Commercial Capital Resources, LLC v. Giovannetti, 955 So.2d 1151 (Fla. 3d DCA Mar 28, 2007)
So you’ve been negotiating a settlement of contentious litigation for over 10 hours, it’s now late into the night and you’ve finally got what looks like a deal put together, and then you get handed a "draft" settlement agreement by the mediator (who happens to be a senior judge with a zillion years of experience under his belt). You don’t want to be the guy who mucks up the deal at the last minute, and you don’t want to be disrespectful to the judge, but the settlement agreement doesn’t seem to get the trustee release language right. The release language seems to focus on the trustee as an individual, vs. a fiduciary representing a trust estate and its beneficiaries. Here’s what the release language says:
[Trustee], CCR … and all other named parties and defendants joined in the pending litigation will execute general releases in favor of [Giovannetti]…. [Giovannetti] … will execute general releases in favor of [Trustee], CCR … and all other named parties and defendants joined in the pending litigation…. [Trustee] agrees that in his capacity as “trustee” of any trust … without prejudice to his fiduciary obligations or duty to provide proper and necessary notice and disclosures to investors, that he will refrain from taking any action [sic] initiate or to solicit the investors to initiate a law suit against [Giovannetti], and that if any such action is brought against [Giovannetti], [Trustee] will resign as trustee from any trust involved in or bringing the action.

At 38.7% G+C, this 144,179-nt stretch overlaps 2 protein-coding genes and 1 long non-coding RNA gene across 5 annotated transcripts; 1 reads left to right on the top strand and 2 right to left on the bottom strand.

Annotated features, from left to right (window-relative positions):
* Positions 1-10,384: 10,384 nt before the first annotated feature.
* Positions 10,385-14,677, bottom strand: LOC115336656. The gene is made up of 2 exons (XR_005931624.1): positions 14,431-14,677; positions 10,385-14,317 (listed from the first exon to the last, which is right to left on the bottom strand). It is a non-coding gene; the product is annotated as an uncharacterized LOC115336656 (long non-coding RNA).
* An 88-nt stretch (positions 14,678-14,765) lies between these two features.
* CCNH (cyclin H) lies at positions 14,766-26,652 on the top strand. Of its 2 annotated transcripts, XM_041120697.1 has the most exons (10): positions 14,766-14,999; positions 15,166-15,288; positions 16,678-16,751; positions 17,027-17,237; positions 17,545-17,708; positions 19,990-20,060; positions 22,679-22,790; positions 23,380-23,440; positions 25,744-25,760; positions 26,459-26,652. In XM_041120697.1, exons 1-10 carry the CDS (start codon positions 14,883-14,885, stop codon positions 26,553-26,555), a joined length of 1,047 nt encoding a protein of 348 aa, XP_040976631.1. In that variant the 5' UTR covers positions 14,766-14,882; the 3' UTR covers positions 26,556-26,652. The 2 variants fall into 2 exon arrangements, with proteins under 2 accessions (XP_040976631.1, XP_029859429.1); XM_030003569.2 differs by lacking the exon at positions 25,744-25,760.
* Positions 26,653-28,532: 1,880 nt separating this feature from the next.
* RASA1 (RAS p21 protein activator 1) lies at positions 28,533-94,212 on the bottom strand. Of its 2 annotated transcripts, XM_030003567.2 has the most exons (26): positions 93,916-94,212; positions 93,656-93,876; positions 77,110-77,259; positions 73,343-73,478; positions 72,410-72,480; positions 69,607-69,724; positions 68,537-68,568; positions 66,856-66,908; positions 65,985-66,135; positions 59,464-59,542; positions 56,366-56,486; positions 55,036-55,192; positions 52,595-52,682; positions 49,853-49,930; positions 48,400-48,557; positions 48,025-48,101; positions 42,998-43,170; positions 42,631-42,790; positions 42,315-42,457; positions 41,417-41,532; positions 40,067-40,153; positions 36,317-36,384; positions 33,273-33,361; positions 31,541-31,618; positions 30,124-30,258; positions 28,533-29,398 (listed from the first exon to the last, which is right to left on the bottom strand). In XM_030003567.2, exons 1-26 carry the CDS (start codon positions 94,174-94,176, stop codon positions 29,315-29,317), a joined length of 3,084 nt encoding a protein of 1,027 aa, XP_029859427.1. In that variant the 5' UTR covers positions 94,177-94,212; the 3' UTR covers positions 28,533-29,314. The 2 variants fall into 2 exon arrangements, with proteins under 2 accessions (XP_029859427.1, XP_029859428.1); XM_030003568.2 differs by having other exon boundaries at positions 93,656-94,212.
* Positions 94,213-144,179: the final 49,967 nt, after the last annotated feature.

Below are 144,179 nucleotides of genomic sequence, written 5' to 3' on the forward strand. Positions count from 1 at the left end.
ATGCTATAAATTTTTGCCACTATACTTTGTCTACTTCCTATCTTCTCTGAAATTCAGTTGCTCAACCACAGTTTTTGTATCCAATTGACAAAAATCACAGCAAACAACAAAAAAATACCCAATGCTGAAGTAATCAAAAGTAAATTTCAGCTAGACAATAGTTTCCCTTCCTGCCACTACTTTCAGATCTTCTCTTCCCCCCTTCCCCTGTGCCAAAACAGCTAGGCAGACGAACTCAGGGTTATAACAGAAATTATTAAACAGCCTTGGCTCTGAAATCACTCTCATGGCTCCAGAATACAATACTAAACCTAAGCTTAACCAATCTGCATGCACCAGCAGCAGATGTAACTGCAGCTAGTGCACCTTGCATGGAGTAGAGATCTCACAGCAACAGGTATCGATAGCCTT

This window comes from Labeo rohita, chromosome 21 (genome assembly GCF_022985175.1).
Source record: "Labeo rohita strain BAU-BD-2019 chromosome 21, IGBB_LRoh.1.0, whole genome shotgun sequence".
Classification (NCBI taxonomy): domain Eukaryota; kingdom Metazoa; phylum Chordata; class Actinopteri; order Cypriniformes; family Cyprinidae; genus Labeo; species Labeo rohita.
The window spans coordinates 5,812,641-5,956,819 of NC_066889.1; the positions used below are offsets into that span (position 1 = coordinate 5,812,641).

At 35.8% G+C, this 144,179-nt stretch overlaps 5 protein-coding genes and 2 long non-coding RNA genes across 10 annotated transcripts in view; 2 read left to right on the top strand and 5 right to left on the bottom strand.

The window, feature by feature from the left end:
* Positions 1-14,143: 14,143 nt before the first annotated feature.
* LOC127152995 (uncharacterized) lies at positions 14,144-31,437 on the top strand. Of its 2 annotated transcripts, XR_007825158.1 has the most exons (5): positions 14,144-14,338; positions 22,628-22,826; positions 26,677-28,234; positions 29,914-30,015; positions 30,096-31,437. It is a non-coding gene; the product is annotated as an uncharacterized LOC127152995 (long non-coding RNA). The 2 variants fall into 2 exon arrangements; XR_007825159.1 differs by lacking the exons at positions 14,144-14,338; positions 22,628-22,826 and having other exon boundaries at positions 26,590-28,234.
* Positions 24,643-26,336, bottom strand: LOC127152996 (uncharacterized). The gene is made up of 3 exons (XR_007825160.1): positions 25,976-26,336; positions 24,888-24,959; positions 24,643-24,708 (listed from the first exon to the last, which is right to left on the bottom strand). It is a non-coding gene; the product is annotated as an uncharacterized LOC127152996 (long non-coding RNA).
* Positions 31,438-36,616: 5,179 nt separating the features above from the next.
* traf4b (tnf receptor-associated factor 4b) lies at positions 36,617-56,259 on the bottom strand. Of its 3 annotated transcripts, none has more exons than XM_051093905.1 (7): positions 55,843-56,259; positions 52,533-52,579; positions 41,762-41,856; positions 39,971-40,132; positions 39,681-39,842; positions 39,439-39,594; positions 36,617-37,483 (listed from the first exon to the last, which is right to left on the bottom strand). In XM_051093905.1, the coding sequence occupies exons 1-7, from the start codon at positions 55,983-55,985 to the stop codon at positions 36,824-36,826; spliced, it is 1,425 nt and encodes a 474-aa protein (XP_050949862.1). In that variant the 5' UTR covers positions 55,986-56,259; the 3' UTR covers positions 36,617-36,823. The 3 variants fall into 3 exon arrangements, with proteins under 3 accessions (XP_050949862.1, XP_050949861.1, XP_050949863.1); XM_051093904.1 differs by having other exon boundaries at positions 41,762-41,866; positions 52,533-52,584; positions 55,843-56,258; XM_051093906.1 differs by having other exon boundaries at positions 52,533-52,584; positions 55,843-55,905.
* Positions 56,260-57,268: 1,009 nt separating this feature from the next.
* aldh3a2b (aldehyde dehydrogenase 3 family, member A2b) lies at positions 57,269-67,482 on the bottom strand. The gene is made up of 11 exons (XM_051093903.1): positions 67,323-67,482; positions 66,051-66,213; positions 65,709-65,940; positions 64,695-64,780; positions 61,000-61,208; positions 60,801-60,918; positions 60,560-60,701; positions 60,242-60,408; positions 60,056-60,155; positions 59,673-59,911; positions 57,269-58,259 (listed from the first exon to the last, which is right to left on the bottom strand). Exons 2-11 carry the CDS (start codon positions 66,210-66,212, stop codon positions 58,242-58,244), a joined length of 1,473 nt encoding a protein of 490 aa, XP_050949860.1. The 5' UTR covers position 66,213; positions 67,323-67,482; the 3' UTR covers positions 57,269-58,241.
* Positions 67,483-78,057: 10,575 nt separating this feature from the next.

As the linked-to case shows, the professionals who signed off on this deal ended up back in court and eventually before an appellate court . . . all after executing a settlement agreement they probably all assumed was meant to end the litigation once and for all (what their clients were thinking is anyone’s guess).
In retrospect, one could say that the settlement agreement litigated in the linked-to case was fundamentally flawed because it focused on the trustee as an individual vs. as a fiduciary virtually representing trust beneficiaries. But that would be a cheap shot. In reality, what probably happened here is that the lawyers were under pressure to draft a technically demanding settlement agreement late at night, after hours of intensive negotiation. I’ve done this myself and lived to regret it. The true lesson from this case (which I’m still working on) is that you want to draft the key portions of your settlement agreement in advance . . . when you’re NOT subject to the pressure and stress of the moment.